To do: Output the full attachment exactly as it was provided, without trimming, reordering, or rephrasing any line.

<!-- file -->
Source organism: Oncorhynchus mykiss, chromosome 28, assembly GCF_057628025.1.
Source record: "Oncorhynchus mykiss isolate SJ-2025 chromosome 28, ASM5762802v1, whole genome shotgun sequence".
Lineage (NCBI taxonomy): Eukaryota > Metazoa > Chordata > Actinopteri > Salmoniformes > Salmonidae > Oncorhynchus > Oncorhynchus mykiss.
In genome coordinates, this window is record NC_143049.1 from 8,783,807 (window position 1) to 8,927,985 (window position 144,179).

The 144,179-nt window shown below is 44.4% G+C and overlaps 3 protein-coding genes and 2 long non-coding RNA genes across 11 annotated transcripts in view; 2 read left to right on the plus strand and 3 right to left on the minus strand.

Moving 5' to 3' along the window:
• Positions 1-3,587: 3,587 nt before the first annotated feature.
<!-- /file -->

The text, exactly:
Source organism: Oncorhynchus mykiss, chromosome 28, assembly GCF_057628025.1.
Source record: "Oncorhynchus mykiss isolate SJ-2025 chromosome 28, ASM5762802v1, whole genome shotgun sequence".
Lineage (NCBI taxonomy): Eukaryota > Metazoa > Chordata > Actinopteri > Salmoniformes > Salmonidae > Oncorhynchus > Oncorhynchus mykiss.
In genome coordinates, this window is record NC_143049.1 from 8,783,807 (window position 1) to 8,927,985 (window position 144,179).

The 144,179-nt window shown below is 44.4% G+C and overlaps 3 protein-coding genes and 2 long non-coding RNA genes across 11 annotated transcripts in view; 2 read left to right on the plus strand and 3 right to left on the minus strand.

Moving 5' to 3' along the window:
• Positions 1-3,587: 3,587 nt before the first annotated feature.